Former Nantwich CC cricketer Lou Vincent has been banned from the sport worldwide for life after admitting match-fixing.

The New Zealander, who led Nantwich to the Cheshire League title in 2010, went on television to make a full confession.

Just before his punishment was announced, he said on tv: “My name is Lou Vincent and I am a cheat.

“I have shamed my country. I have shamed my sport. I have shamed those close to me. For that I am not proud.”

Vincent (pictured), 35, played at Whitehouse Lane in 2009 and 2010 and scored 2,141 runs and took 80 wickets.

But now he will no longer be allowed to coach or participate in organised cricket after breaching 18 anti-corruption rules in matches played in 2008 and 2011.

The ban has been imposed by the England and Wales Cricket Board and applies to matches sanctioned by the ECB, the International Cricket Council or any other national cricket federation.

In his statement on TV3, Vincent added: “I have abused my position as a professional sportsman on a number of occasions by choosing to accept money through fixing.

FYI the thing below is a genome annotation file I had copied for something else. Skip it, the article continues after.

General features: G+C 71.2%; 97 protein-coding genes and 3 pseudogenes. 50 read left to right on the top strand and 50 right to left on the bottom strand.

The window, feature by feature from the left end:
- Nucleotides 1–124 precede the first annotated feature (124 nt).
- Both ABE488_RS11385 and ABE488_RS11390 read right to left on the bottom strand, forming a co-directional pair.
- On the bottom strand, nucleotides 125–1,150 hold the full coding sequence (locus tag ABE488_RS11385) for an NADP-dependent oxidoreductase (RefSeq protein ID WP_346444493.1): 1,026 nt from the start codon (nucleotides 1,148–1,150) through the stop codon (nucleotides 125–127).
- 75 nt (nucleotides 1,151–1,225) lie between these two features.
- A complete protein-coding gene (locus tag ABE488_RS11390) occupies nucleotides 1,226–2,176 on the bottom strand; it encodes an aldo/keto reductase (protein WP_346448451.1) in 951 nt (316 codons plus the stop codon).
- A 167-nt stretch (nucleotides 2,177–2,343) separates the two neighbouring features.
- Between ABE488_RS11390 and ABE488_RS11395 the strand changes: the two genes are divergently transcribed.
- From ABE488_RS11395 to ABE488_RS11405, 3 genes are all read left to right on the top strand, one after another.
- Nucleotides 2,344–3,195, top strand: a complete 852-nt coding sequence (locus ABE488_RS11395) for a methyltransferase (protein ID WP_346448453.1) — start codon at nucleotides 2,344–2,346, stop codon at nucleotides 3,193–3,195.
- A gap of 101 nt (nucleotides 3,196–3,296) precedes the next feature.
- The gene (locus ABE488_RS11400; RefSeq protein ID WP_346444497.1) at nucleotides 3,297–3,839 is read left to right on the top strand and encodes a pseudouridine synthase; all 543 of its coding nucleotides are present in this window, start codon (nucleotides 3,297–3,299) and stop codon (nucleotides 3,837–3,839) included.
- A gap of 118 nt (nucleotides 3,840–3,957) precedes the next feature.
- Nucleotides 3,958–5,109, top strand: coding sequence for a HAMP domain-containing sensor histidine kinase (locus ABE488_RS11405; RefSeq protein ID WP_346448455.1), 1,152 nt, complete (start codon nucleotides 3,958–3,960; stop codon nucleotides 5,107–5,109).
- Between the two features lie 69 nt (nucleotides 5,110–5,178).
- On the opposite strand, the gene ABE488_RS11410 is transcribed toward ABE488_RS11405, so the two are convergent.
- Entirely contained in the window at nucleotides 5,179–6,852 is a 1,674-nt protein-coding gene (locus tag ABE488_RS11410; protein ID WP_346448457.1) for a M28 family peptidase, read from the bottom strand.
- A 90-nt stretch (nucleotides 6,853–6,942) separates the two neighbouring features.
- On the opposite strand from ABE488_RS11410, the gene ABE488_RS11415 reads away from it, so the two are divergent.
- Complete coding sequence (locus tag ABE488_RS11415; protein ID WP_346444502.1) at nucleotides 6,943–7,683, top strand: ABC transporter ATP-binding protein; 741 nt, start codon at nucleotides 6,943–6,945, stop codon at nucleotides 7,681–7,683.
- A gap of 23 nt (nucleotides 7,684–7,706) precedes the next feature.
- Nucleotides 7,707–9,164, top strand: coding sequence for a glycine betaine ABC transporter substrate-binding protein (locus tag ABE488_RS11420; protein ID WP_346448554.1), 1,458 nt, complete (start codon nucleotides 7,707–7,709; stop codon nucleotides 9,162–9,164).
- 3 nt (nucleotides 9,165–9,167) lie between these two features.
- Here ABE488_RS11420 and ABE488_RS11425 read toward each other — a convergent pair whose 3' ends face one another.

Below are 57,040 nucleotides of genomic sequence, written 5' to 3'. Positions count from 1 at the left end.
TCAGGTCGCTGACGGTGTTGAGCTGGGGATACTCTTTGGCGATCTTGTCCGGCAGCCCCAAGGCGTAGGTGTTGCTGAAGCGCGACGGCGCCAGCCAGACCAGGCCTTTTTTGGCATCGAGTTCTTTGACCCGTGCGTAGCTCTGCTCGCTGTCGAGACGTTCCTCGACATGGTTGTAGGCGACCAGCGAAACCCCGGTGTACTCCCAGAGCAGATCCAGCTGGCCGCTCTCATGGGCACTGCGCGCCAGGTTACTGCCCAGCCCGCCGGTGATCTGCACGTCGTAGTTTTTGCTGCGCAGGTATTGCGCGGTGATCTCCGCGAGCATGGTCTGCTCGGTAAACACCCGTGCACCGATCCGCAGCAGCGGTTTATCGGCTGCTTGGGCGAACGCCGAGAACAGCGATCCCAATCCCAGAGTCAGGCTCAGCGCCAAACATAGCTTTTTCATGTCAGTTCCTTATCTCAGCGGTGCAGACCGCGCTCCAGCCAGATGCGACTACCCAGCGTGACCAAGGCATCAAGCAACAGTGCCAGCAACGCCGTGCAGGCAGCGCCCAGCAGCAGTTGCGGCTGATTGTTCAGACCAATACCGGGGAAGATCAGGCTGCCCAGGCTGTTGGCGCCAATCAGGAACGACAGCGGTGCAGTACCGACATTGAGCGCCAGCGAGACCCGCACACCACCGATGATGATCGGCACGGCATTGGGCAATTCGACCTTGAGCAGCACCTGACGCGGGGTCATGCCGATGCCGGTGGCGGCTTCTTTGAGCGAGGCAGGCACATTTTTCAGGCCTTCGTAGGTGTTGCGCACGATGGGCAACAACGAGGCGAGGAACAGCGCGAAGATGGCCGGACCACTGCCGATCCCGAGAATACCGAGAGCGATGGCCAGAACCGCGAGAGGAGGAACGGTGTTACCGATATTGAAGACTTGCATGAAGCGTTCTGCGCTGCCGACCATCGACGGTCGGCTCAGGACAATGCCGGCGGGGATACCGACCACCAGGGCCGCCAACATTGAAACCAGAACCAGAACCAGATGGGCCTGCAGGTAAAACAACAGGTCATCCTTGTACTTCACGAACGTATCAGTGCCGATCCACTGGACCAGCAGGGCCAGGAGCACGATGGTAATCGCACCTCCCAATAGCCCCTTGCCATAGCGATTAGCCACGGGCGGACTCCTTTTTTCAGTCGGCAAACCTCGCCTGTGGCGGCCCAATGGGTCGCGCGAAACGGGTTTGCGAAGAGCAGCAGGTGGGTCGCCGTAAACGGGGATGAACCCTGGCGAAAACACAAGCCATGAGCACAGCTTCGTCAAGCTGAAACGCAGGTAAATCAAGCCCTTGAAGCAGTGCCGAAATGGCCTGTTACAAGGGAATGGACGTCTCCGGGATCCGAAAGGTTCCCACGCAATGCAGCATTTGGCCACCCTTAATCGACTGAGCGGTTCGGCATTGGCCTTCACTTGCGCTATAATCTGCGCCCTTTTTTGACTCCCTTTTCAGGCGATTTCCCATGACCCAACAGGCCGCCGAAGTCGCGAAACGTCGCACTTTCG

“I have lived with this dark secret for many years, but just months ago I reached the point where I decided I had to come forward and tell the truth.”

Vincent played 23 Tests and 102 one-day internationals for New Zealand between 2001-2007, appeared in county cricket in England for Sussex, Lancashire, Northamptonshire and Worcestershire, as well as club cricket in the ECB Cheshire Premier League for Nantwich and Oxton.

He has admitted to match-fixing offences in two domestic Twenty20 games involving Lancashire – one while playing for the Red Rose against Durham in June 2008, when he scored just one run, and another in opposition for Sussex in 2011.

That 2011 match was a quarter-final and Vincent was caught behind first ball off Sajid Mahmood. The third match under scrutiny was a CB40 fixture in which he played for Sussex against Kent and was run out.

Vincent has accepted the life ban from all forms of cricket.

In a statement, ECB chief executive David Collier said: “We are extremely pleased that an individual who repeatedly sought to involve others in corrupt activity for his own personal gain has accepted his conduct warrants a lifetime ban from cricket.

“It once again highlights our resolve to keep cricket clean and rid the game of the tiny minority who seek to undermine the sport’s integrity. ”

(pic courtesy of TV3)

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